In one week, the lingering Capay fall was flooded by winter. The pitter-patter of rain drops on the roofs was a welcome sensation. The monitoring of the rain gauge in the equipment yard was an exciting event. The first little storm took three days to deliver three quarters of an inch – enough to only wet everything. There was one sunny day, then the next system moved in from the west, first stacking up over the coastal foothills and then flooding the farm with showers.
|In two days we received two and one quarter inches of rain!|
This storm was much more exciting. In two days we received two and one quarter inches of rain. By this time, the ground was saturated. All of this water hit the trees and plants followed them down to the soil and then began the slow and methodical journey down, down, down, ending in the creek. The furrows in the fields were filled with water.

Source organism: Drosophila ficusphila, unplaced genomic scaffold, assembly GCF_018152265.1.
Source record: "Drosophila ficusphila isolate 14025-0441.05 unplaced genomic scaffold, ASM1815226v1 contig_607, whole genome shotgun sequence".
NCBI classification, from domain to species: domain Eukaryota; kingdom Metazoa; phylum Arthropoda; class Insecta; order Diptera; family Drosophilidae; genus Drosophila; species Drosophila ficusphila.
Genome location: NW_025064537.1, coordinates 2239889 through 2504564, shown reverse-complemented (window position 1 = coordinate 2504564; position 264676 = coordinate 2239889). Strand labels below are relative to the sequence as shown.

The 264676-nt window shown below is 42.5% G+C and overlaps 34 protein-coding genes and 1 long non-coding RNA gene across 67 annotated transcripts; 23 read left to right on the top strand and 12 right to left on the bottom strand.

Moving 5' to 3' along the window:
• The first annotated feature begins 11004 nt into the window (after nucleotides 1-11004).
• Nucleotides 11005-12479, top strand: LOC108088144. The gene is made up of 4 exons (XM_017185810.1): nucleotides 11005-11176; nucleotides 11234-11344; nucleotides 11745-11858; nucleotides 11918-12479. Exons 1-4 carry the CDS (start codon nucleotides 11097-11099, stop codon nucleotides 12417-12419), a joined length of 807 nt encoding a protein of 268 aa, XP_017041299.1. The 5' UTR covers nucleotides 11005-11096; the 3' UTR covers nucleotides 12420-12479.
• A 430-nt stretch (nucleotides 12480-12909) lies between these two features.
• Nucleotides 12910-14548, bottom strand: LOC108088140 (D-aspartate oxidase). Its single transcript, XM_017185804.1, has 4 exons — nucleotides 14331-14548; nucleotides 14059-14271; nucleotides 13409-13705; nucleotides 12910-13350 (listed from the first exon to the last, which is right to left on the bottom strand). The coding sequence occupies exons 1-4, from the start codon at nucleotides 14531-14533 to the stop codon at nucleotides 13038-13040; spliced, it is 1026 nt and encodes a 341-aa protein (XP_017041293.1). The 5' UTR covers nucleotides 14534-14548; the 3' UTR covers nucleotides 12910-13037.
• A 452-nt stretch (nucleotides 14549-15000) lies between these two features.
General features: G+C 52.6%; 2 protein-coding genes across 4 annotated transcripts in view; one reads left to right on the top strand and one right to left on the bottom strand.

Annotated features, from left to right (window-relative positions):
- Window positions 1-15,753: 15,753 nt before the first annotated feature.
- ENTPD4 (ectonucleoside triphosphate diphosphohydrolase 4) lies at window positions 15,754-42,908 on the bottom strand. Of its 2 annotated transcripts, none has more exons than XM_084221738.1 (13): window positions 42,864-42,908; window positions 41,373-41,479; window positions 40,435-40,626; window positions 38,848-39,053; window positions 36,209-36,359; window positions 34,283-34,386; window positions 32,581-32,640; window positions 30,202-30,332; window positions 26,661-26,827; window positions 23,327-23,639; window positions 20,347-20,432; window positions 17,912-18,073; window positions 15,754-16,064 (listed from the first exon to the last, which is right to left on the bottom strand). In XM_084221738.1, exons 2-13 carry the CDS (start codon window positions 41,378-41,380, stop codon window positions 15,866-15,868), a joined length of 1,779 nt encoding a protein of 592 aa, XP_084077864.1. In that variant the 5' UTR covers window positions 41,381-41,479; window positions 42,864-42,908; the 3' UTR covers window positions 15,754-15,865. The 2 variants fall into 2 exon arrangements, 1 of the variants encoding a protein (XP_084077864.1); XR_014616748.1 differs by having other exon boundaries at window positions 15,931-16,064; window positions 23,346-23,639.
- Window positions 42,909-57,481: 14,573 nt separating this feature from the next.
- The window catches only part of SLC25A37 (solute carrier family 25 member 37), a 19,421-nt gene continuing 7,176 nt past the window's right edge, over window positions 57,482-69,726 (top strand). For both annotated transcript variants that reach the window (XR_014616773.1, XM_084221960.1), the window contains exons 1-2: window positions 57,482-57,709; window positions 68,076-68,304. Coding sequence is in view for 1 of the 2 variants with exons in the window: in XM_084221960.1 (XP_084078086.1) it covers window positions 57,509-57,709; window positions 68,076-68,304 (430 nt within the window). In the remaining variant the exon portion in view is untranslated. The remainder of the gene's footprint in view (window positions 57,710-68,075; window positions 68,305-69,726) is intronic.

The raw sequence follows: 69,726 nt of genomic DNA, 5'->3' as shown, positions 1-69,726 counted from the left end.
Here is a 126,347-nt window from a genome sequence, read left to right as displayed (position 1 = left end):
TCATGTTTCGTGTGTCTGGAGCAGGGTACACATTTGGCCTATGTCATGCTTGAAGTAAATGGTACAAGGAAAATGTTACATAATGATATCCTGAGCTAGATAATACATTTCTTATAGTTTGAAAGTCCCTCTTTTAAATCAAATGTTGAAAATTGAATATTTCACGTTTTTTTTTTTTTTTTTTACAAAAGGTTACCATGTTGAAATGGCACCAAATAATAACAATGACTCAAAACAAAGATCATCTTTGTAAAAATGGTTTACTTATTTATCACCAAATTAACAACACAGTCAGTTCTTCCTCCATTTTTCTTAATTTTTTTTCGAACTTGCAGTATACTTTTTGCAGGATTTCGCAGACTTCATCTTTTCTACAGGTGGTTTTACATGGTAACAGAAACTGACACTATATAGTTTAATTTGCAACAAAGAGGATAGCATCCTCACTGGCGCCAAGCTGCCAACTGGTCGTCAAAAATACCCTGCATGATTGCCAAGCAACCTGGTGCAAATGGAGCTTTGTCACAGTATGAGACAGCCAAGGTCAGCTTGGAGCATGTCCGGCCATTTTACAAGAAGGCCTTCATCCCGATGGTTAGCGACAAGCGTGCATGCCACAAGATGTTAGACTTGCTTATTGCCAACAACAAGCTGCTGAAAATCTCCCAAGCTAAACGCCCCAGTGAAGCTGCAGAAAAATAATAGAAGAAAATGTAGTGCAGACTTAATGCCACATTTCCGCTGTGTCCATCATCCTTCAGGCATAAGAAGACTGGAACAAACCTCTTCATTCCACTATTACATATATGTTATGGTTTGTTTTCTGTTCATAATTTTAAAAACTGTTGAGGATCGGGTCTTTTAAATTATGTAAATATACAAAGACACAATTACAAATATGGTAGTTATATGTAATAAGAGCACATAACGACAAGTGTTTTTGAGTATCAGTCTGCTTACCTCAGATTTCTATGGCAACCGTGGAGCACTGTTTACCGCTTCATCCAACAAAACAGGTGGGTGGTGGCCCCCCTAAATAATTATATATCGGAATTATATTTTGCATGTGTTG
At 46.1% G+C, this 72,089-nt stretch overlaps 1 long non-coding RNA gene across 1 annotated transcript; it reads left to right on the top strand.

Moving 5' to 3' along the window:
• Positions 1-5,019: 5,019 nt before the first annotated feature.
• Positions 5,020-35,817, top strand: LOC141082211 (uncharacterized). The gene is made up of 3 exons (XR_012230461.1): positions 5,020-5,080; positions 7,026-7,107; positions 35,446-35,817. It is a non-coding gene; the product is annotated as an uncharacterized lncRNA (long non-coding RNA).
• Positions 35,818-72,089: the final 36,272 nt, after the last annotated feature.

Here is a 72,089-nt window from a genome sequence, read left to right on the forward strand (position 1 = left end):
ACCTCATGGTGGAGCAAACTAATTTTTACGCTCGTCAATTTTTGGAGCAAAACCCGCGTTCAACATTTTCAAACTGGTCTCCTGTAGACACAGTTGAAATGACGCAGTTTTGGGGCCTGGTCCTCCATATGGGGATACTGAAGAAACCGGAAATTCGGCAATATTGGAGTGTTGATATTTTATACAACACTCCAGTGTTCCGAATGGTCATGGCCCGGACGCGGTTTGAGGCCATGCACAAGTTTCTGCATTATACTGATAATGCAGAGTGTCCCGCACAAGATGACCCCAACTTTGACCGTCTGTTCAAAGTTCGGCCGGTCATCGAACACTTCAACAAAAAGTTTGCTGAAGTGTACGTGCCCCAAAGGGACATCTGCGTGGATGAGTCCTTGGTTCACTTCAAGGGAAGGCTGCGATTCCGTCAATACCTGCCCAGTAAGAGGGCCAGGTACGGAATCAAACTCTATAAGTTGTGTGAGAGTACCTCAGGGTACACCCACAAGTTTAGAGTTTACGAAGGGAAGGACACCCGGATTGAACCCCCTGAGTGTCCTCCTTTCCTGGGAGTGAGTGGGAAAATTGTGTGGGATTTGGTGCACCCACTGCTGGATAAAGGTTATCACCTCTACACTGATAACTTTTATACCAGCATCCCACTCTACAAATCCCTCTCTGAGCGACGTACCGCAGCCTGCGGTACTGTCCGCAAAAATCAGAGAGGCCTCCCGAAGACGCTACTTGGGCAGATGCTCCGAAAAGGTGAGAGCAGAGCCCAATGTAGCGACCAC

The sediment traps filled with water. Every low spot on the farm turned into a small pond. Below all of those points was a steady stream of rain water brown with sediment that was working its way towards the creek. This is the kind of event that adds water to our reservoirs. This is the moisture that will be used to water our crops next summer.
The entire farm is enjoying the forced changes that rain brings. The office bustled with the chatter of people at work, who can’t work because of the rain.
The cover crops that had been sitting in the dry dirt waiting have sprung to life. They have popped up in the neat lines in which they were planted. Soon they will make the whole field green, and the soil will no longer be visible. The leaves of the fruit trees have been washed from their branches and lay on the ground ready to be incorporated into the soil again – their trees stand tall and bare.
|Our tractor, rigged with our ripper and ring roller, grounded while we wait for the soil to soak up the rain.|
This last storm was a step in the right direction, but we will need many more this winter to adequately quench the thirst created over the last two years. Let’s us hope this is only the beginning of a wet few months.
|Follow us on Instagram (farmfreshtoyou) and (farmerthaddeus)!|
You can follow us on Instagram (farmfreshtoyou) and (farmerthaddeus). We post pictures and captions of what is going on with our farm each week.